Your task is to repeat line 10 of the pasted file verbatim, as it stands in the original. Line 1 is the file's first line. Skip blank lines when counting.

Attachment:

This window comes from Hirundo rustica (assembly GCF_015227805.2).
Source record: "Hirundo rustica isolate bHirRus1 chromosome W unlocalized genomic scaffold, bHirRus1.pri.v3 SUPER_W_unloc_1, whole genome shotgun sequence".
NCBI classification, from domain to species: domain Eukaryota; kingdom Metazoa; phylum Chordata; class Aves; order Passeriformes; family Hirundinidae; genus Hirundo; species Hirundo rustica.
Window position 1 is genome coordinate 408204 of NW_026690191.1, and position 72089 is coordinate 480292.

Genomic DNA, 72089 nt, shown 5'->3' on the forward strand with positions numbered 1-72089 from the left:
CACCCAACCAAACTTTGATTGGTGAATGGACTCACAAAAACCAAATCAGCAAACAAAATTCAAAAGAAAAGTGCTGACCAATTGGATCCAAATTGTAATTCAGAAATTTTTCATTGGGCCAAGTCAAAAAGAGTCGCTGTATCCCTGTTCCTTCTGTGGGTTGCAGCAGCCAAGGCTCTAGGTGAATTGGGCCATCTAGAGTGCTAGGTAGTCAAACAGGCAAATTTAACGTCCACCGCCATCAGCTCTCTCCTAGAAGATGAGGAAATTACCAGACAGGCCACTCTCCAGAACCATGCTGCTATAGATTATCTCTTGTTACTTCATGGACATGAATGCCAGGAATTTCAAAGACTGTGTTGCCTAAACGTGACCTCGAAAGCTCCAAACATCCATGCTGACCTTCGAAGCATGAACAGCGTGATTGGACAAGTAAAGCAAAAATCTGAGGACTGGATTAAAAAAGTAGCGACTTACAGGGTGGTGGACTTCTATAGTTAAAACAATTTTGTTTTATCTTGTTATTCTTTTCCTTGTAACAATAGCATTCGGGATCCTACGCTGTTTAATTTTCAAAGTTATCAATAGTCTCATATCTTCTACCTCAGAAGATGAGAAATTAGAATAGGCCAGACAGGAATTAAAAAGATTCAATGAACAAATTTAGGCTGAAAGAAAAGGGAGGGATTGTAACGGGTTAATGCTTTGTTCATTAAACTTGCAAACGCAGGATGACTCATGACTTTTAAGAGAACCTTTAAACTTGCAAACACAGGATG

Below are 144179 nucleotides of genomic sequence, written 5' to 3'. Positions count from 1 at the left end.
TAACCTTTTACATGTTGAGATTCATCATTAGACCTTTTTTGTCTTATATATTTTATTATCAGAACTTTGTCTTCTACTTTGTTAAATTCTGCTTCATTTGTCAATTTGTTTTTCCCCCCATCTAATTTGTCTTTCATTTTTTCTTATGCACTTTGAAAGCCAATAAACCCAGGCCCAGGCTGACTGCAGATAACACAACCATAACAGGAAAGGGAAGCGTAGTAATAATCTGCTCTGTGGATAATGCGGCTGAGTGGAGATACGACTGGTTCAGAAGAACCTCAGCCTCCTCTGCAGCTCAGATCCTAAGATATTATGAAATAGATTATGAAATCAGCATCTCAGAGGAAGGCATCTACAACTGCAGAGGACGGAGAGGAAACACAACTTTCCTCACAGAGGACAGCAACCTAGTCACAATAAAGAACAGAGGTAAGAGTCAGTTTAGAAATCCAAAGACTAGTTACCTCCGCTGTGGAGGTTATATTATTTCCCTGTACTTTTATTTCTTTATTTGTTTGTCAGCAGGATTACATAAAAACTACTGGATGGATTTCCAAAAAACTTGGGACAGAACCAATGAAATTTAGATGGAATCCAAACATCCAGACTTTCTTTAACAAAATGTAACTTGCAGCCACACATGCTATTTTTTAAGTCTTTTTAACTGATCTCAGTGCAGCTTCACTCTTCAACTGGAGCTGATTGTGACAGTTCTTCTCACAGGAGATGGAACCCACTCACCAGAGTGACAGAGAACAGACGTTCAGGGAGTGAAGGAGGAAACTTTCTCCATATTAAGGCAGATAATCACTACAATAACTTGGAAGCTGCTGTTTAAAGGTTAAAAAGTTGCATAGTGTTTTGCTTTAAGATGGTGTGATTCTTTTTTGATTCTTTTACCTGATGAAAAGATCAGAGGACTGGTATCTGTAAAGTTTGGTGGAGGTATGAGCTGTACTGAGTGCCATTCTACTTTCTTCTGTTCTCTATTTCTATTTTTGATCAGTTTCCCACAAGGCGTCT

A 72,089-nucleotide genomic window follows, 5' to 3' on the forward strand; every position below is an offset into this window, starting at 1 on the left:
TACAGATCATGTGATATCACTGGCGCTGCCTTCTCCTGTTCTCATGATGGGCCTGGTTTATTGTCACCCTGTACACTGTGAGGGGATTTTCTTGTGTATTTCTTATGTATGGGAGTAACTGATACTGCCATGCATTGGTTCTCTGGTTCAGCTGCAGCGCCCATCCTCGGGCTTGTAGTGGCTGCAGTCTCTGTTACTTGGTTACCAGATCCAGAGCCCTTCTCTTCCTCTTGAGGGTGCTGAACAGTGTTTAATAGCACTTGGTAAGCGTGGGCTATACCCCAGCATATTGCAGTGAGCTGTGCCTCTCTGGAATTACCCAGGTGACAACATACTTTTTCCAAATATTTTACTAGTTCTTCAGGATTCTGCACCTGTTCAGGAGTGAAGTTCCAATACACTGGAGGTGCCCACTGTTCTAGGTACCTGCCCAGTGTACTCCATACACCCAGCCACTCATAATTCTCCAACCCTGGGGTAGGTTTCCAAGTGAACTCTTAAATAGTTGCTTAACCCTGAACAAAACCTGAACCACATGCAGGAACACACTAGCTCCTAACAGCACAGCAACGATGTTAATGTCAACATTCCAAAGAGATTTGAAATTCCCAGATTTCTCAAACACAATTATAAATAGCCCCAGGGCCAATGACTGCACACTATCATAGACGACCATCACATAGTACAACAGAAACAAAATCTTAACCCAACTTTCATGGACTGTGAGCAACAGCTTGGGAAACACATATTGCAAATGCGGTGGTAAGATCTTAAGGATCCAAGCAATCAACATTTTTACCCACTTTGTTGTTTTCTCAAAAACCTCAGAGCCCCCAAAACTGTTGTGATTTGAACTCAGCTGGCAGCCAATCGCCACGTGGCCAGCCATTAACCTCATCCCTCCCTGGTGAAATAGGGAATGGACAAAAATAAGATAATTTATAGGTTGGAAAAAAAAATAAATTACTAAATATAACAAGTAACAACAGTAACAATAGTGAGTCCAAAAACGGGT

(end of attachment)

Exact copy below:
TACAGATCATGTGATATCACTGGCGCTGCCTTCTCCTGTTCTCATGATGGGCCTGGTTTATTGTCACCCTGTACACTGTGAGGGGATTTTCTTGTGTATTTCTTATGTATGGGAGTAACTGATACTGCCATGCATTGGTTCTCTGGTTCAGCTGCAGCGCCCATCCTCGGGCTTGTAGTGGCTGCAGTCTCTGTTACTTGGTTACCAGATCCAGAGCCCTTCTCTTCCTCTTGAGGGTGCTGAACAGTGTTTAATAGCACTTGGTAAGCGTGGGCTATACCCCAGCATATTGCAGTGAGCTGTGCCTCTCTGGAATTACCCAGGTGACAACATACTTTTTCCAAATATTTTACTAGTTCTTCAGGATTCTGCACCTGTTCAGGAGTGAAGTTCCAATACACTGGAGGTGCCCACTGTTCTAGGTACCTGCCCAGTGTACTCCATACACCCAGCCACTCATAATTCTCCAACCCTGGGGTAGGTTTCCAAGTGAACTCTTAAATAGTTGCTTAACCCTGAACAAAACCTGAACCACATGCAGGAACACACTAGCTCCTAACAGCACAGCAACGATGTTAATGTCAACATTCCAAAGAGATTTGAAATTCCCAGATTTCTCAAACACAATTATAAATAGCCCCAGGGCCAATGACTGCACACTATCATAGACGACCATCACATAGTACAACAGAAACAAAATCTTAACCCAACTTTCATGGACTGTGAGCAACAGCTTGGGAAACACATATTGCAAATGCGGTGGTAAGATCTTAAGGATCCAAGCAATCAACATTTTTACCCACTTTGTTGTTTTCTCAAAAACCTCAGAGCCCCCAAAACTGTTGTGATTTGAACTCAGCTGGCAGCCAATCGCCACGTGGCCAGCCATTAACCTCATCCCTCCCTGGTGAAATAGGGAATGGACAAAAATAAGATAATTTATAGGTTGGAAAAAAAAATAAATTACTAAATATAACAAGTAACAACAGTAACAATAGTGAGTCCAAAAACGGGT